Do the Short Film First

We know Pixar as the company behind Toy Story, but Toy Story wasn’t Pixar’s first film. Toy Story is perhaps its most memorable first feature film, but it wasn’t its first film. Pixar had five short films before releasing Toy Story in 1995. These shorts, although not revenue grossing themselves, were used to show off the technology behind Pixar, demonstrate their director’s ability to tell stories visually, and garnered experience for the Pixar team.

One of the continual Pixar traditions is to have up-and-coming directors to create a short film first and demonstrate that they can tell a story visually, and they still use Short films to show off new technology.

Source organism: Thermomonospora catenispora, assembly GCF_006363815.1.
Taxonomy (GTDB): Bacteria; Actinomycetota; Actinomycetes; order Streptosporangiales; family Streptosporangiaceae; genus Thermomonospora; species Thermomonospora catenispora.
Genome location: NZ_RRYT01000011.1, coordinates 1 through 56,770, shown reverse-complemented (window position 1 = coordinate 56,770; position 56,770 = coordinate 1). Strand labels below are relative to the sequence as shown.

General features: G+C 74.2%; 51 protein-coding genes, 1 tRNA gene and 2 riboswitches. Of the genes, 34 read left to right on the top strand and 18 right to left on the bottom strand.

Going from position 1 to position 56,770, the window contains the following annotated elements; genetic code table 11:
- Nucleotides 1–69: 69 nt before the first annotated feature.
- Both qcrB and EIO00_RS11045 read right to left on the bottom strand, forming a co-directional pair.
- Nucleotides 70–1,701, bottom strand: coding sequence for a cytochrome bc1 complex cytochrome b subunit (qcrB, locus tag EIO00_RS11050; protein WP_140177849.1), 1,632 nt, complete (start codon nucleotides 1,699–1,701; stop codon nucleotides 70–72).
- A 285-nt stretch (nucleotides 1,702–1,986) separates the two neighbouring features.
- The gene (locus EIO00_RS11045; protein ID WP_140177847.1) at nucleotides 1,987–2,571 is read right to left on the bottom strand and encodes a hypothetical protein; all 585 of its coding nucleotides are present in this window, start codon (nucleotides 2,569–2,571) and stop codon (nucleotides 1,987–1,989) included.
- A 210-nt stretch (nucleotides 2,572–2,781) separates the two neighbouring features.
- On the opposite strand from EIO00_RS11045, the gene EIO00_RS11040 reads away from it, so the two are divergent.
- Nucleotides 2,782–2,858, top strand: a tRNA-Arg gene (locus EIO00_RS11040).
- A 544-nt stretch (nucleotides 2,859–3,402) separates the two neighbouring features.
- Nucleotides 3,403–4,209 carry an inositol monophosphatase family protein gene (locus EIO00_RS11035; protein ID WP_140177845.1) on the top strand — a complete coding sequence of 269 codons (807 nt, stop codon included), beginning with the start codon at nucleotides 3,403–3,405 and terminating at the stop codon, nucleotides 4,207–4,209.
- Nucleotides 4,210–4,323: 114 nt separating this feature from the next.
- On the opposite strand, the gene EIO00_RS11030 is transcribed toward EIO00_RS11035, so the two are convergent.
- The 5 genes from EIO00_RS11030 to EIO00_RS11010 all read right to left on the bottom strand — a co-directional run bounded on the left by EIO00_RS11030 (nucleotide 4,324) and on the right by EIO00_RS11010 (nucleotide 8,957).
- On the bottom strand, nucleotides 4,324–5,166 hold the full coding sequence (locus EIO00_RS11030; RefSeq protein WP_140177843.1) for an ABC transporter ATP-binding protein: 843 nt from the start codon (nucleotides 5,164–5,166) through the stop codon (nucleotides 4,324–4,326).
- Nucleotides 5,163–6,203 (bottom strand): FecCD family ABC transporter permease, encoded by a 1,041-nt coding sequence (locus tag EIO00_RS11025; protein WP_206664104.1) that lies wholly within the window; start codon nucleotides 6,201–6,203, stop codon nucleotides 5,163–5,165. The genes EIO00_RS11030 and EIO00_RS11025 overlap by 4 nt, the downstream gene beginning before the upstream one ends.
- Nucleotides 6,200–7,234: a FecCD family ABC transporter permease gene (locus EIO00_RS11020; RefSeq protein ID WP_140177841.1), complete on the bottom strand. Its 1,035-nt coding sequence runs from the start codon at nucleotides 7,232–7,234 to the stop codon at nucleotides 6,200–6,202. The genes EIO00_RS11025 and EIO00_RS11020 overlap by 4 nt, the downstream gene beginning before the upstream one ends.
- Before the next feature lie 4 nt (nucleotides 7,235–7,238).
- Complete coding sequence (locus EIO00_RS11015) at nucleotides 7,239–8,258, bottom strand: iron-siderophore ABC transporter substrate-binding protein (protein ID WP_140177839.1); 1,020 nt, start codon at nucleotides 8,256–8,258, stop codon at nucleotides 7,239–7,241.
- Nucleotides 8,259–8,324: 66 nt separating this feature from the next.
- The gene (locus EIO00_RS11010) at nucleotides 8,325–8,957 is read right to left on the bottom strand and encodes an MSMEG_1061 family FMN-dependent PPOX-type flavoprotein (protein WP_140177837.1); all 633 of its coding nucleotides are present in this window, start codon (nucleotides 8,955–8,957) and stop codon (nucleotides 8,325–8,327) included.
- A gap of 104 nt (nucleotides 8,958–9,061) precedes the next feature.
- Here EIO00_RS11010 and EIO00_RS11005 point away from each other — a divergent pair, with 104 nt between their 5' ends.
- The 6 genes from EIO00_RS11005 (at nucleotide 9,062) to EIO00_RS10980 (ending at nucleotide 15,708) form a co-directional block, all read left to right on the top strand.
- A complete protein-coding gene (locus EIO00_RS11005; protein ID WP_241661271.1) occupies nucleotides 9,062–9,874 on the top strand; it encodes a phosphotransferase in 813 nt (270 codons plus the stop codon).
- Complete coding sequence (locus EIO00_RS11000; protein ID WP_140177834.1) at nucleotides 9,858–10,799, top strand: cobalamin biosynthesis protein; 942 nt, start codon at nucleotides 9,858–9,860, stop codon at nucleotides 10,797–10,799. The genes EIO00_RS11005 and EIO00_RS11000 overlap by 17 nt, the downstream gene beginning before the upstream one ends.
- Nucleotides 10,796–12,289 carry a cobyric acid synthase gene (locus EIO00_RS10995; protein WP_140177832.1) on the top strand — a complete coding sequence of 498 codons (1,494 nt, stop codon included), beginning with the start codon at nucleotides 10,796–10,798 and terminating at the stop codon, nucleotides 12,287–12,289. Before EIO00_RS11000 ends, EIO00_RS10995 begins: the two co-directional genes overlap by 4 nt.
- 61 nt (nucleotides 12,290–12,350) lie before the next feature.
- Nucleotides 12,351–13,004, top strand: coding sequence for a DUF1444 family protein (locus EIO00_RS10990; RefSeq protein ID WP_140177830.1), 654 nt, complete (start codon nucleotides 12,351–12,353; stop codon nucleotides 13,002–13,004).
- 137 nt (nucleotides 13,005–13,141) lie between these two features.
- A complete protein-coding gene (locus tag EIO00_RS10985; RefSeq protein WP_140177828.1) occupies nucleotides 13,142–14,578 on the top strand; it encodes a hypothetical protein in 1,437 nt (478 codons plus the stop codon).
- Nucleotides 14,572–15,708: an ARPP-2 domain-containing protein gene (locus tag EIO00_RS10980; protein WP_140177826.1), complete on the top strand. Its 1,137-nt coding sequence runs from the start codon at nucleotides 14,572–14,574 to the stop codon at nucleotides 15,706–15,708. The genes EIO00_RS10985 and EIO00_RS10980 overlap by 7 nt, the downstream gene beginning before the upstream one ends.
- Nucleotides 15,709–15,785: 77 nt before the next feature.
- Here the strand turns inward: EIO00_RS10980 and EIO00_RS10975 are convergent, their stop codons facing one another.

We tend to do things differently in software. It’s hard to get stakeholder buy-in for a small pilot first — something that ultimately may not even be folded into the project or product, but something that demonstrates either the technology, or the problem domain, or the team’s ability to build software together.

That learning and melding of a new team is critical to success. It’s not a stretch to say that without those five shorts, Toy Story wouldn’t have happened. If it took Pixar five short films to get their hit, what would it take for your team to hit a home run for your business?

You have a big idea and your team is working towards launching that big idea. Instead of trying to tackle the big hairy problems in that big idea, focus first on one of the smaller ancillary pieces. Your build pipeline, or a small web application that exposes a piece of it — whatever it takes to prove that your team can successfully launch the solution to that big and hairy problem.

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